I’ve noticed an increase in the aggressiveness of police tactics recently. I’ve been practicing criminal law in Illinois for the past 23 years. Over the years I’ve seen some egregious behavior on the part of police but in general the trend toward misconduct and police brutality has been on the wane. Christopher G.’s case is a good example of that overzealousness, and how we as criminal defense attorneys can combat it.
Christopher G. was seated in a parked car on north Clark Street last February. Police approached and interviewed him because his baseball cap was tilted to one side of his head. They explained that this can be indicative of gang involvement. In order to interview Christopher, the officers pulled next to his vehicle effectively blocking him in. They claimed to have smelled Cannabis and asked Christopher and his passenger to exit the car. They recovered a handgun in the passenger area and cocaine in the front driver side door.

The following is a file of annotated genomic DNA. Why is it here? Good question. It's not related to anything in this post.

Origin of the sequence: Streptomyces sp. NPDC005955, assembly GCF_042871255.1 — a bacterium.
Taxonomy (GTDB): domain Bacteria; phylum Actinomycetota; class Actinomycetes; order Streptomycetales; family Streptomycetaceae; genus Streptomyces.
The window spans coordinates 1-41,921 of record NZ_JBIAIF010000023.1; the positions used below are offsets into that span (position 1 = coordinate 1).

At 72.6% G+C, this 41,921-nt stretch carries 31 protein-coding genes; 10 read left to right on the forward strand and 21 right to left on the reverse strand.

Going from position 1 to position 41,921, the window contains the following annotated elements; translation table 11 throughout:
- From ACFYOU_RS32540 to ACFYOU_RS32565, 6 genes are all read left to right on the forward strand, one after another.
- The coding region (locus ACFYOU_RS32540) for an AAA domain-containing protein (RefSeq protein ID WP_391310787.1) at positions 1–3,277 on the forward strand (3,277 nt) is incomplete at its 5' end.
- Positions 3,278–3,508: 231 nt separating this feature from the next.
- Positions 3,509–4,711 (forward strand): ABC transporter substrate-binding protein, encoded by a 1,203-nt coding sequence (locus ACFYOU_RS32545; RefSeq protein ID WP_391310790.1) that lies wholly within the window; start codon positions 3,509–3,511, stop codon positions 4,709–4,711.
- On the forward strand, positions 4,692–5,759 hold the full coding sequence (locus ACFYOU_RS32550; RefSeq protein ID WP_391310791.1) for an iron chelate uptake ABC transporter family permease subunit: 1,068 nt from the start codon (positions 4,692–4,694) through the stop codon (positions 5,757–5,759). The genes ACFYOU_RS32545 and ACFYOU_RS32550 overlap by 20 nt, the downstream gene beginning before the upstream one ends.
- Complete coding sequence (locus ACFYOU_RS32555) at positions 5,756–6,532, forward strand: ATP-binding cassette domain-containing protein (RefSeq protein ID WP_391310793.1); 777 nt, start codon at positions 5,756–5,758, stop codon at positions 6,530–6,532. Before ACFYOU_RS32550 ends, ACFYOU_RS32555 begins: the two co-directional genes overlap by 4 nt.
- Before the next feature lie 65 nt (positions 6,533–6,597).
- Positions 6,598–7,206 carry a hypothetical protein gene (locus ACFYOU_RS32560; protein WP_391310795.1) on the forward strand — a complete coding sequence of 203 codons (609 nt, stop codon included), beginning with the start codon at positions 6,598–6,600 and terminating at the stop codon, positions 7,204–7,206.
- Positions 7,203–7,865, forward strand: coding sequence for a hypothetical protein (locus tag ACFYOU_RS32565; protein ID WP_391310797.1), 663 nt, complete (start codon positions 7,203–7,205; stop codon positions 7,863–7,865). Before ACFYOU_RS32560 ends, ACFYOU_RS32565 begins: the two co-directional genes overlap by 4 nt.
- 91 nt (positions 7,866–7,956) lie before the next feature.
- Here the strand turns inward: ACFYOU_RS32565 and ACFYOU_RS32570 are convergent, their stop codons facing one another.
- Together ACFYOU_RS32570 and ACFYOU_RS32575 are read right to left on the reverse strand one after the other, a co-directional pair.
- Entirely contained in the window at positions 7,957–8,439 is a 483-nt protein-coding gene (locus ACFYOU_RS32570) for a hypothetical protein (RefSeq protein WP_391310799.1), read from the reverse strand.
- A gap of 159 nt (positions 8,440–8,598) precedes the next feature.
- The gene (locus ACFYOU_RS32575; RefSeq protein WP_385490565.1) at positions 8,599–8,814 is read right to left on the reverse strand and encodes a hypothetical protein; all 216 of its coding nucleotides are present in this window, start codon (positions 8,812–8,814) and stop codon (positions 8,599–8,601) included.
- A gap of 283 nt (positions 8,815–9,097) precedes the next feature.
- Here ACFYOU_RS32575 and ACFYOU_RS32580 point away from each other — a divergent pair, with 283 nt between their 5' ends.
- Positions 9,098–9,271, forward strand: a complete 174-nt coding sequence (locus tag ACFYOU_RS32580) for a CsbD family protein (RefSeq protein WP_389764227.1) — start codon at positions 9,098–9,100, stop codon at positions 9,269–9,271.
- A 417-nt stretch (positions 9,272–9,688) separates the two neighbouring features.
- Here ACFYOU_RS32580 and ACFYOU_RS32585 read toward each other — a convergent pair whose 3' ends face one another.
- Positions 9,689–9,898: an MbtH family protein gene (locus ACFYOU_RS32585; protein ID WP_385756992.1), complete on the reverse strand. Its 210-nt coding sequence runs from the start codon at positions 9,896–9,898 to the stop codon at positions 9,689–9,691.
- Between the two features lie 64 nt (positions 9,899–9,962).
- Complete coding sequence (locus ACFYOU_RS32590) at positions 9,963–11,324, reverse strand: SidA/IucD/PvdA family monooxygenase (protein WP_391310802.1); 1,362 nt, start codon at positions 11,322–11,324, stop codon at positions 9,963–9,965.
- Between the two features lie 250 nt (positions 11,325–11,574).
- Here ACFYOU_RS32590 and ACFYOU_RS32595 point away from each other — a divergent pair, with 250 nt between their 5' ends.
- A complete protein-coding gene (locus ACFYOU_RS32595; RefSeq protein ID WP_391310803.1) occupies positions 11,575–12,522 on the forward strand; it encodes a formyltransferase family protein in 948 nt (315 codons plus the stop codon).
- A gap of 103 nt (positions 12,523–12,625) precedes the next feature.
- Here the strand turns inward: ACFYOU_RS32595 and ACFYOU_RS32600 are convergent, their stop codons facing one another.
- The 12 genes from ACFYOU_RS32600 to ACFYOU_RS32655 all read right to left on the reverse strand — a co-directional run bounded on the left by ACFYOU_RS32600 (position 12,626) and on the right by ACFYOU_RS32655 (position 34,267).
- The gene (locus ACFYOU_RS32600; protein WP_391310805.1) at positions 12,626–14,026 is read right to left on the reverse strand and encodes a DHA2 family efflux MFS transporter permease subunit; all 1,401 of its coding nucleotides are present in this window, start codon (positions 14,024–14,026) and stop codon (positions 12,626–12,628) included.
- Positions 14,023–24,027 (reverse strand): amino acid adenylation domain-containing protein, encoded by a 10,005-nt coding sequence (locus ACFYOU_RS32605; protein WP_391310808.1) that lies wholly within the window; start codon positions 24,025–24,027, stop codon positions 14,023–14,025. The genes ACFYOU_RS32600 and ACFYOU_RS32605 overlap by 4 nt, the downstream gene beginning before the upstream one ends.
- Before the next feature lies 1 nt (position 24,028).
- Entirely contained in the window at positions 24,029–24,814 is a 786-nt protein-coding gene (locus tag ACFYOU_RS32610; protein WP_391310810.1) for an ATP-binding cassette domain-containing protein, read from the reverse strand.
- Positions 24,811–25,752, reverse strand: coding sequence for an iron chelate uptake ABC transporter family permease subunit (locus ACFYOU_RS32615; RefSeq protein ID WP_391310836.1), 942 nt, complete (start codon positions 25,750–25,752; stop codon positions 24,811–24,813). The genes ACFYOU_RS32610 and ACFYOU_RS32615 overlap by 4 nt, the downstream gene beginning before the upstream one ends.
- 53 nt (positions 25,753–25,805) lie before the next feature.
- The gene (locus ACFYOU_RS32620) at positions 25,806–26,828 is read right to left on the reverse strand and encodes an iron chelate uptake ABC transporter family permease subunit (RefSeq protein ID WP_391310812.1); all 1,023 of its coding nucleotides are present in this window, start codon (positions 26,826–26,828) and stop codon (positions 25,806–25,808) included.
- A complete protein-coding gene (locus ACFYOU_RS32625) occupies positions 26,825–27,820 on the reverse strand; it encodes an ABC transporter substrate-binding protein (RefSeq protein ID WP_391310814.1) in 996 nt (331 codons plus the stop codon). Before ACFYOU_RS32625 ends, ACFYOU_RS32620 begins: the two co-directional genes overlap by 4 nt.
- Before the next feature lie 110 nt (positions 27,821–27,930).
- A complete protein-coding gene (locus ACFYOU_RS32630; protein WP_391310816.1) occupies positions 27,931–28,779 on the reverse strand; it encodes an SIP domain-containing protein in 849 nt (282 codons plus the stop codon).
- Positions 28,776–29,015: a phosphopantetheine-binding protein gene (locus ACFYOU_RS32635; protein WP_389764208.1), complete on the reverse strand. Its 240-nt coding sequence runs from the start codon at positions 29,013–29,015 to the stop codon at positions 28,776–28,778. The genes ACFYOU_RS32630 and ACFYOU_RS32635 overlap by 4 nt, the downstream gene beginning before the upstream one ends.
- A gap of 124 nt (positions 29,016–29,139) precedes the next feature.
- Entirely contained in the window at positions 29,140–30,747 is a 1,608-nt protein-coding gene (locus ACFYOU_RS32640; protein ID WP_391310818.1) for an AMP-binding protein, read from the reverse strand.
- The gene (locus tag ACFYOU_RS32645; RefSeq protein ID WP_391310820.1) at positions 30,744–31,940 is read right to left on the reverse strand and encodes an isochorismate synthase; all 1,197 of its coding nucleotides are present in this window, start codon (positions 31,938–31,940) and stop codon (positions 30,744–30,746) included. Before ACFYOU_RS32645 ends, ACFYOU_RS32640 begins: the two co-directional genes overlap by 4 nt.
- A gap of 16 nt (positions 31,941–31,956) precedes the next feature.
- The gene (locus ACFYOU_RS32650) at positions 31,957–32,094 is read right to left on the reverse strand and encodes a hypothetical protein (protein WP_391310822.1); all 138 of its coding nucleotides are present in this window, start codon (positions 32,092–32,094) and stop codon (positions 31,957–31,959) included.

As citizens of the U.S. we are all protected against improper searches and seizures by the Fourth Amendment to the Constitution. When the officers searched Christopher solely based on the way he was wearing his baseball cap, they violated those rights. During the Preliminary Hearing I was able to lock in the officer’s testimony as to the basis of the illegal stop. We later filed a Motion to Suppress Evidence and were granted a hearing.
The Judge agreed that the stop was improper and ordered the seized evidence suppressed. Due to the fact that the State could not proceed without the evidence, the case was DISMISSED